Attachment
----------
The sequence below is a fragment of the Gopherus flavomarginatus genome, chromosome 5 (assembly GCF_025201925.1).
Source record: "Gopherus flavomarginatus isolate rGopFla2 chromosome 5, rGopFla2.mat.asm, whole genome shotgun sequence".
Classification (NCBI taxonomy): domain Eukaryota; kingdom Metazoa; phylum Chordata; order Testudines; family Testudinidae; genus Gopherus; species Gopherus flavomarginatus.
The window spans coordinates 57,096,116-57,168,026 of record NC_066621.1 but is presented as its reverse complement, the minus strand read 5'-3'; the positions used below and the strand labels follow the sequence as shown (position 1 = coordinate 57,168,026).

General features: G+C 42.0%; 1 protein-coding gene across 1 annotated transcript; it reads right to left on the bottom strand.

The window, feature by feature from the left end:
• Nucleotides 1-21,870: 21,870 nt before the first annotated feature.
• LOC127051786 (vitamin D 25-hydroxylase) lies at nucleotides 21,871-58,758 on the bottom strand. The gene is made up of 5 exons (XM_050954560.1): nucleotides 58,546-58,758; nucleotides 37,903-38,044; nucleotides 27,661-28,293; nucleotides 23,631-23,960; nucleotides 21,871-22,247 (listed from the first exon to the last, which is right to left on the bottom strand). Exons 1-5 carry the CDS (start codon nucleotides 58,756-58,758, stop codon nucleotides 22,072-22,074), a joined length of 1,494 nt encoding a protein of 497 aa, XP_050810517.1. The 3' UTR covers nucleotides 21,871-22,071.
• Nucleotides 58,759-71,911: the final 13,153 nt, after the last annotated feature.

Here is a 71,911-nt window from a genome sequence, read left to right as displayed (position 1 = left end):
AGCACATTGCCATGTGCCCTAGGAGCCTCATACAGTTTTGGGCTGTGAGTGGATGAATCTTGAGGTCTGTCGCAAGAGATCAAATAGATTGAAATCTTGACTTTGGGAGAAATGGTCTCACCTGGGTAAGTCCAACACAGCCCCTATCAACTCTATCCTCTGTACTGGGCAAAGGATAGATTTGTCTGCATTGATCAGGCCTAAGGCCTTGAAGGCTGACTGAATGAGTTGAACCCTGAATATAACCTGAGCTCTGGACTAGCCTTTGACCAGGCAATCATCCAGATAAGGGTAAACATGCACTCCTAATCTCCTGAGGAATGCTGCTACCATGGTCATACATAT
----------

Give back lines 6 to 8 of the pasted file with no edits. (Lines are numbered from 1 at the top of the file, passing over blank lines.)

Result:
The window, feature by feature from the left end:
• Nucleotides 1-21,870: 21,870 nt before the first annotated feature.
• LOC127051786 (vitamin D 25-hydroxylase) lies at nucleotides 21,871-58,758 on the bottom strand. The gene is made up of 5 exons (XM_050954560.1): nucleotides 58,546-58,758; nucleotides 37,903-38,044; nucleotides 27,661-28,293; nucleotides 23,631-23,960; nucleotides 21,871-22,247 (listed from the first exon to the last, which is right to left on the bottom strand). Exons 1-5 carry the CDS (start codon nucleotides 58,756-58,758, stop codon nucleotides 22,072-22,074), a joined length of 1,494 nt encoding a protein of 497 aa, XP_050810517.1. The 3' UTR covers nucleotides 21,871-22,071.